I currently have scheduled the following public appearances:
|2016-10-25||Online||I’ll deliver a one-day virtual class entitled “Oracle Database 12c: New Performance Features” and organized by Oracle University. Detailed information about the class is available here.|
|2016-11-03||Bucharest (RO)||I’ll deliver two presentations entitled “Designing for Performance: Database Related Worst Practice” and “Bloom Filters” at a RoOUG Tech Session. The abstracts are visible below.|
|2016-11-11||Milano (IT)||I’ll deliver two presentations entitled “Designing for Performance: Database Related Worst Practice” and “Identification of Performance Problems Without the Diagnostic Pack” at the ITOUG Tech Day. The abstracts are visible below.|
|2016-11-16||Nurnberg (DE)||I’ll deliver a presentation entitled “Free Load Testing Tools for Oracle Database – Which One Do I Use?” at DOAG 2016. The abstract is visible below.|
|2016-12-06||Birmingham (UK)||I’ll deliver a presentation entitled “Identification of Performance Problems Without the Diagnostic Pack” at UKOUG Tech16. The abstract is visible below.|
|2016-12-07||Birmingham (UK)||I’ll deliver a presentation entitled “Bloom Filters” at UKOUG Tech16. The abstract is visible below.|
- Bloom Filters: A bloom filter is a data structure used to support membership queries. Simply put, a bloom filter is used to test whether an element is a member of a given set or not. Since Oracle Database 10g Release 2 bloom filters are used in various situations. Unfortunately, not much information about their usage is available in Oracle Database documentation. The aim of this presentation is to explain not only what bloom filters are, but also, and foremost, to describe how the database engine makes use of them. Specifically, it explains how the database engine uses bloom filters to improve the performance of joins (including the particular cases with Exadata and In-Memory Column Store) and to implement join-filter pruning.
- Free Load Testing Tools for Oracle Database – Which One Do I Use?: It regularly happens to me that for testing purposes I have to generate load on an Oracle Database. The three most common situations leading to such a task are when I need to: assess the performance of a new platform or disk I/O subsystem; verify whether a set of SQL statements executed on a specific environment and/or configuration fulfills the expected performance requirements; perform usability and functionality checks of tools or utilities that require a non-trivial load to be carried out. The aim of this presentation is to introduce the freely available tools that I use, to explain how I use them, and to present real-world use cases of their utilization.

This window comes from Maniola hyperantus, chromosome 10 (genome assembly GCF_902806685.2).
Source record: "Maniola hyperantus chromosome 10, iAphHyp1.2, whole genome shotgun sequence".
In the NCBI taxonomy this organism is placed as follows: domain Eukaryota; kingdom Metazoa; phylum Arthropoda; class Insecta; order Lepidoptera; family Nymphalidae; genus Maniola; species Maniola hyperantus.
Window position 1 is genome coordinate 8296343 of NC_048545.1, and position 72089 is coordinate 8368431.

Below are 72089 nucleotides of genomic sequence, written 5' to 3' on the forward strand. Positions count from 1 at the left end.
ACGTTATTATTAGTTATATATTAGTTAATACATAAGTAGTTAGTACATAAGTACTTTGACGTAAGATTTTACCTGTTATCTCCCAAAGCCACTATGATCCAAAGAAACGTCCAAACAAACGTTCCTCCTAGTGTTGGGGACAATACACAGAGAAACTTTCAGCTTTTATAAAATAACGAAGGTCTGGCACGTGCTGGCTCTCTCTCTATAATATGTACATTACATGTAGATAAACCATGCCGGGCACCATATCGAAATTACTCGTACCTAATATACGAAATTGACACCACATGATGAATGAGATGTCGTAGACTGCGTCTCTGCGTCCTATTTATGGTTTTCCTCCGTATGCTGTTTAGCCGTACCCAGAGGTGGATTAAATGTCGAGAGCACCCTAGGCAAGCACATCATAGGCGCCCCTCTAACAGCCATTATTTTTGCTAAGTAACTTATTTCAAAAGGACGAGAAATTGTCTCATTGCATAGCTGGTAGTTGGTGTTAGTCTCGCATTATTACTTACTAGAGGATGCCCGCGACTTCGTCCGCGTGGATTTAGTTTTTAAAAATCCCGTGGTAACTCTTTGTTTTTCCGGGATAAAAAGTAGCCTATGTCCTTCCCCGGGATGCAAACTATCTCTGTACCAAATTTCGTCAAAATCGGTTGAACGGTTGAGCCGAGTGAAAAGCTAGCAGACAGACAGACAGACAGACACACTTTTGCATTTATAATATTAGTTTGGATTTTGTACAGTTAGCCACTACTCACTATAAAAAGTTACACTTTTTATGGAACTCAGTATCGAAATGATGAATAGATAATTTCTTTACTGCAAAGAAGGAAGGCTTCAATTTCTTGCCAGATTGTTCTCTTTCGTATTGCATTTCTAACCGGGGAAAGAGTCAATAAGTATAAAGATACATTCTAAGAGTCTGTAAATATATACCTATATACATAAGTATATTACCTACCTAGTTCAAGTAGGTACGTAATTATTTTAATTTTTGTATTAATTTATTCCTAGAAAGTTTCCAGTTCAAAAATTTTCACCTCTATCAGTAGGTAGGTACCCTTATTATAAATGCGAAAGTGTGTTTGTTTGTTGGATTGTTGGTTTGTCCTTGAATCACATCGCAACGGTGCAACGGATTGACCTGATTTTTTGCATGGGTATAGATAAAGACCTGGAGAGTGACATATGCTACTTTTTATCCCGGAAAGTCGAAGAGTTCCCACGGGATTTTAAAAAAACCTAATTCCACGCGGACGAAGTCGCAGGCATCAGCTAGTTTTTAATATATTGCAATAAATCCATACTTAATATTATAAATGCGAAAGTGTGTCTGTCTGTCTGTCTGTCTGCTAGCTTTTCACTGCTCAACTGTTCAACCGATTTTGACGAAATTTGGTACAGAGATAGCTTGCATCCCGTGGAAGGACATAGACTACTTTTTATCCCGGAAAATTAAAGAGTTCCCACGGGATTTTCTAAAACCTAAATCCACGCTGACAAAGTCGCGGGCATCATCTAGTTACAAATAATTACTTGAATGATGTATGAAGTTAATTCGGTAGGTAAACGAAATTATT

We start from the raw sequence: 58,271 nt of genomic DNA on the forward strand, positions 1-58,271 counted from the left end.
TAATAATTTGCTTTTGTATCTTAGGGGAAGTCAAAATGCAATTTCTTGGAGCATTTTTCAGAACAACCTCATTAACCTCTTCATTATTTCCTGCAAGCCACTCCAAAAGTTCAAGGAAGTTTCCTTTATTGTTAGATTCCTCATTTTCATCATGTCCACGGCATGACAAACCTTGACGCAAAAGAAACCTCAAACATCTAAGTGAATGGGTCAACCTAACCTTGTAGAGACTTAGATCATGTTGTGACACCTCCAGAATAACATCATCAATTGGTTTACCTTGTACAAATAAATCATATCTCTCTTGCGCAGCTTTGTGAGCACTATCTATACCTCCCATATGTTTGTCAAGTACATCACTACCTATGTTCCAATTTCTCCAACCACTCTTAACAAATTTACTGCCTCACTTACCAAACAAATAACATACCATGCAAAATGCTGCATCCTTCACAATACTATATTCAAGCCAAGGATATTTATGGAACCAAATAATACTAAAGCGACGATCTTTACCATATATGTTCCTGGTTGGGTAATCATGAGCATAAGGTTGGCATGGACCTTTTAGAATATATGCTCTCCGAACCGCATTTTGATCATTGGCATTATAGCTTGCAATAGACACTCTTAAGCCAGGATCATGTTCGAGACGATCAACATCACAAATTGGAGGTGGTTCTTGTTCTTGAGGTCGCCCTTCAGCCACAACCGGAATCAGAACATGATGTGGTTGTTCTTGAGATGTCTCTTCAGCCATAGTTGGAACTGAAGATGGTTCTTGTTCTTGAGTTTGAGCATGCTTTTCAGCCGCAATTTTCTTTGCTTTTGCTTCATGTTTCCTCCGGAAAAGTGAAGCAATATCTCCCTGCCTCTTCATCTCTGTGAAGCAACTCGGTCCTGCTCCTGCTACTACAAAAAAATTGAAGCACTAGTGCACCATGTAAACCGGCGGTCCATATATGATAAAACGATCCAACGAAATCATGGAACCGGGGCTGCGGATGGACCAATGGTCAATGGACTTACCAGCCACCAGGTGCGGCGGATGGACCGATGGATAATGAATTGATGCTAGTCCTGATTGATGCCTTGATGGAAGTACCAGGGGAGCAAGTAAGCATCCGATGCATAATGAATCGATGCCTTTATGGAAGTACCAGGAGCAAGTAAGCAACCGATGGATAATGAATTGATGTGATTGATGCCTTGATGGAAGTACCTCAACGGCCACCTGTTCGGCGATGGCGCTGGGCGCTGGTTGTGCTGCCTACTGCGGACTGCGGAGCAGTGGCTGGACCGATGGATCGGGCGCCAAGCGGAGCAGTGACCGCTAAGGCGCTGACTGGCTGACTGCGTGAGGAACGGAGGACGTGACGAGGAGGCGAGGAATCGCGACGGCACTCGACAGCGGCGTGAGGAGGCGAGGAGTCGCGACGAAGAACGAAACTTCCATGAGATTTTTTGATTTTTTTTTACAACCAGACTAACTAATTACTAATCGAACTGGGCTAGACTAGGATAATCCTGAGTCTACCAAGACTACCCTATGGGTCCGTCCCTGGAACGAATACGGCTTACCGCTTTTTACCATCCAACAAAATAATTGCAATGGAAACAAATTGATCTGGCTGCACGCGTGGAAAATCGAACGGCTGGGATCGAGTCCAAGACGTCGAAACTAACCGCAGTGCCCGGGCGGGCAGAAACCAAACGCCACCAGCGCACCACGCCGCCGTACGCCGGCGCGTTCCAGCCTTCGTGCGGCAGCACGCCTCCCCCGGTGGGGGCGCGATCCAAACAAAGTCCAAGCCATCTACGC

- Query Optimization in Oracle Database 12c: With every new release, the query optimizer is enhanced. The aim of this presentation is to review adaptive query optimization techniques, management of object statistics, plan stability, and optimization techniques from a practical point of view as well as to point out challenges related to them. In other words, to let you know what you can expect from the query optimizer when you upgrade your Oracle Database.
- Identification of Performance Problems Without the Diagnostic Pack: Diagnostic Pack, which is an option available for the Enterprise Edition of Oracle Database only, gives access to a number of dynamic performance views and to the Automatic Workload Repository (AWR). Both are very useful for the identification of performance problems. On the one hand, dynamic performance views are mainly used for the analysis of performance problems while they are occurring. On the other hand, AWR is aimed at the analysis of performance problems that occurred in the past. The aim of this presentation is to describe how to perform analyses similar to those that can be carried out with the tools provided by the Diagnostic Pack even if you don’t have it.
- Designing for Performance: Database Related Worst Practices: Optimal performance is not simply a product one can buy but rather the results of accurate planning and a correct implementation. Given that applications should be designed for performance, it would be useful to cover an approach to doing that in great detail. However, for obvious reasons, it is not a subject that can be covered in a presentation. For this reason, I limit myself to briefly describing the top most common database-related design problems that frequently lead to suboptimal performance.
A list of past public appearances can be seen here.